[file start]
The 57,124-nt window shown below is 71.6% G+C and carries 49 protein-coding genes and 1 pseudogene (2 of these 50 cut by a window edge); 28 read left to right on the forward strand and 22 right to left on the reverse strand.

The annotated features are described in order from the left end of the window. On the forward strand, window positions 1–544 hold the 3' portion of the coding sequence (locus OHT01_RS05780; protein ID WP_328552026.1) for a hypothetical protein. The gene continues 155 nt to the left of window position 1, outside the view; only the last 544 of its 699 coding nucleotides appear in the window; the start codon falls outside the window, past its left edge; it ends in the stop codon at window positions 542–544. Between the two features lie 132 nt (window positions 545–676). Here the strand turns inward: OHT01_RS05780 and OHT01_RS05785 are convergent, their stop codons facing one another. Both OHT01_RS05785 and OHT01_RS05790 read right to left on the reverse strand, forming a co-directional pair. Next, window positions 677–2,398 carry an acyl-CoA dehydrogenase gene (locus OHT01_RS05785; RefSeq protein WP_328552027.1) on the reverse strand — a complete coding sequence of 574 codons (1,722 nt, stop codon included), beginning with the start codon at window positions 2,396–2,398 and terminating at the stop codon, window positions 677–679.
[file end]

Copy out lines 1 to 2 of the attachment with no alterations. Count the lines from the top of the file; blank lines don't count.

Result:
The 57,124-nt window shown below is 71.6% G+C and carries 49 protein-coding genes and 1 pseudogene (2 of these 50 cut by a window edge); 28 read left to right on the forward strand and 22 right to left on the reverse strand.

The annotated features are described in order from the left end of the window. On the forward strand, window positions 1–544 hold the 3' portion of the coding sequence (locus OHT01_RS05780; protein ID WP_328552026.1) for a hypothetical protein. The gene continues 155 nt to the left of window position 1, outside the view; only the last 544 of its 699 coding nucleotides appear in the window; the start codon falls outside the window, past its left edge; it ends in the stop codon at window positions 542–544. Between the two features lie 132 nt (window positions 545–676). Here the strand turns inward: OHT01_RS05780 and OHT01_RS05785 are convergent, their stop codons facing one another. Both OHT01_RS05785 and OHT01_RS05790 read right to left on the reverse strand, forming a co-directional pair. Next, window positions 677–2,398 carry an acyl-CoA dehydrogenase gene (locus OHT01_RS05785; RefSeq protein WP_328552027.1) on the reverse strand — a complete coding sequence of 574 codons (1,722 nt, stop codon included), beginning with the start codon at window positions 2,396–2,398 and terminating at the stop codon, window positions 677–679.